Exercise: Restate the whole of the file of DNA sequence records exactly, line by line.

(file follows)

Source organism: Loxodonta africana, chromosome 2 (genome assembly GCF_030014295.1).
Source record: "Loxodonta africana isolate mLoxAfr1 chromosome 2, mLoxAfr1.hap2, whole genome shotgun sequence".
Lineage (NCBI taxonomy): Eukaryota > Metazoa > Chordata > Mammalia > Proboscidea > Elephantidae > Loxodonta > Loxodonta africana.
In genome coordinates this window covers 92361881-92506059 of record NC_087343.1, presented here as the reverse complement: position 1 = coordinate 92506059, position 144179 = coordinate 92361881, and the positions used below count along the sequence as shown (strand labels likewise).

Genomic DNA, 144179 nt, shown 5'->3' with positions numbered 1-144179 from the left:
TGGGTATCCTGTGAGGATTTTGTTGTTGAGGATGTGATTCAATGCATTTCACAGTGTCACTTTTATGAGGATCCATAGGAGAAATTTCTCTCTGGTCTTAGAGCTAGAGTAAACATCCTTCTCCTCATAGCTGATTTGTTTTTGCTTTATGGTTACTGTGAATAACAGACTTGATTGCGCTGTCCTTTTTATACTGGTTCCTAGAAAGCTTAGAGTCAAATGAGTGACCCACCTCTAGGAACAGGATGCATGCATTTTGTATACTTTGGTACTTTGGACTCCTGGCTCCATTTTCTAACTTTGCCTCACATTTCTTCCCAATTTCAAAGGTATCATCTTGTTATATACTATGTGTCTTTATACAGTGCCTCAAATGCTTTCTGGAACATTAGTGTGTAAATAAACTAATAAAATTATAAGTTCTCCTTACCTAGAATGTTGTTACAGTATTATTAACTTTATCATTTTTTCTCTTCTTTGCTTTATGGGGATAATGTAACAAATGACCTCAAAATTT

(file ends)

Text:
Source organism: Loxodonta africana, chromosome 2 (genome assembly GCF_030014295.1).
Source record: "Loxodonta africana isolate mLoxAfr1 chromosome 2, mLoxAfr1.hap2, whole genome shotgun sequence".
Lineage (NCBI taxonomy): Eukaryota > Metazoa > Chordata > Mammalia > Proboscidea > Elephantidae > Loxodonta > Loxodonta africana.
In genome coordinates this window covers 92361881-92506059 of record NC_087343.1, presented here as the reverse complement: position 1 = coordinate 92506059, position 144179 = coordinate 92361881, and the positions used below count along the sequence as shown (strand labels likewise).

Genomic DNA, 144179 nt, shown 5'->3' with positions numbered 1-144179 from the left:
TGGGTATCCTGTGAGGATTTTGTTGTTGAGGATGTGATTCAATGCATTTCACAGTGTCACTTTTATGAGGATCCATAGGAGAAATTTCTCTCTGGTCTTAGAGCTAGAGTAAACATCCTTCTCCTCATAGCTGATTTGTTTTTGCTTTATGGTTACTGTGAATAACAGACTTGATTGCGCTGTCCTTTTTATACTGGTTCCTAGAAAGCTTAGAGTCAAATGAGTGACCCACCTCTAGGAACAGGATGCATGCATTTTGTATACTTTGGTACTTTGGACTCCTGGCTCCATTTTCTAACTTTGCCTCACATTTCTTCCCAATTTCAAAGGTATCATCTTGTTATATACTATGTGTCTTTATACAGTGCCTCAAATGCTTTCTGGAACATTAGTGTGTAAATAAACTAATAAAATTATAAGTTCTCCTTACCTAGAATGTTGTTACAGTATTATTAACTTTATCATTTTTTCTCTTCTTTGCTTTATGGGGATAATGTAACAAATGACCTCAAAATTT